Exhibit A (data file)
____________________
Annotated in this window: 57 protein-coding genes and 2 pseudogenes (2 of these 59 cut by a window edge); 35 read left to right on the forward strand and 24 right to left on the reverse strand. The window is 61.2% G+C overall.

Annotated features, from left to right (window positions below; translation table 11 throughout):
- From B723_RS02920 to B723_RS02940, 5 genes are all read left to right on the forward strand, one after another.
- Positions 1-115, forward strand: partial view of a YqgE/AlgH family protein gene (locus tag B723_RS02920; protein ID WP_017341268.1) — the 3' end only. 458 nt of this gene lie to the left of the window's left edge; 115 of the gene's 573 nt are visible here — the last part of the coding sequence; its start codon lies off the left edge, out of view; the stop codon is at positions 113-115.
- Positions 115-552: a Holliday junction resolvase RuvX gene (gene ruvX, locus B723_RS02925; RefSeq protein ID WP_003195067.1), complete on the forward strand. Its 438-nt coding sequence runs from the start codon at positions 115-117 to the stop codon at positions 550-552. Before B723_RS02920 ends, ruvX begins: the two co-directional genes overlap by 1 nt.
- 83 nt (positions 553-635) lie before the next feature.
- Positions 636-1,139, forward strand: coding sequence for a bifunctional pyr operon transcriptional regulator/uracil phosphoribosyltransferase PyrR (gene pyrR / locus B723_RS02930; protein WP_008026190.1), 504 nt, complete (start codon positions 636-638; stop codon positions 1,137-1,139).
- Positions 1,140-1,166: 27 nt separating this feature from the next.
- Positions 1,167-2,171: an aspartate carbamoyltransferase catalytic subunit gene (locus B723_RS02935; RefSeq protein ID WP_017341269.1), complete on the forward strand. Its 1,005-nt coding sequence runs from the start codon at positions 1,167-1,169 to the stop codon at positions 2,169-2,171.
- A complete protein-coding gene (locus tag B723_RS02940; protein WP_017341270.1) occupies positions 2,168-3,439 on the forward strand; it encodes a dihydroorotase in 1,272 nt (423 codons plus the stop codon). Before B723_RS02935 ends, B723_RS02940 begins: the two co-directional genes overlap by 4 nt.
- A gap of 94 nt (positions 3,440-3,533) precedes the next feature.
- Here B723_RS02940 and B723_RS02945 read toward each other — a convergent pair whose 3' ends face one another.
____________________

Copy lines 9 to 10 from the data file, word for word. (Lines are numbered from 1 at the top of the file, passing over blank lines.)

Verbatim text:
- Positions 1,167-2,171: an aspartate carbamoyltransferase catalytic subunit gene (locus B723_RS02935; RefSeq protein ID WP_017341269.1), complete on the forward strand. Its 1,005-nt coding sequence runs from the start codon at positions 1,167-1,169 to the stop codon at positions 2,169-2,171.
- A complete protein-coding gene (locus tag B723_RS02940; protein WP_017341270.1) occupies positions 2,168-3,439 on the forward strand; it encodes a dihydroorotase in 1,272 nt (423 codons plus the stop codon). Before B723_RS02935 ends, B723_RS02940 begins: the two co-directional genes overlap by 4 nt.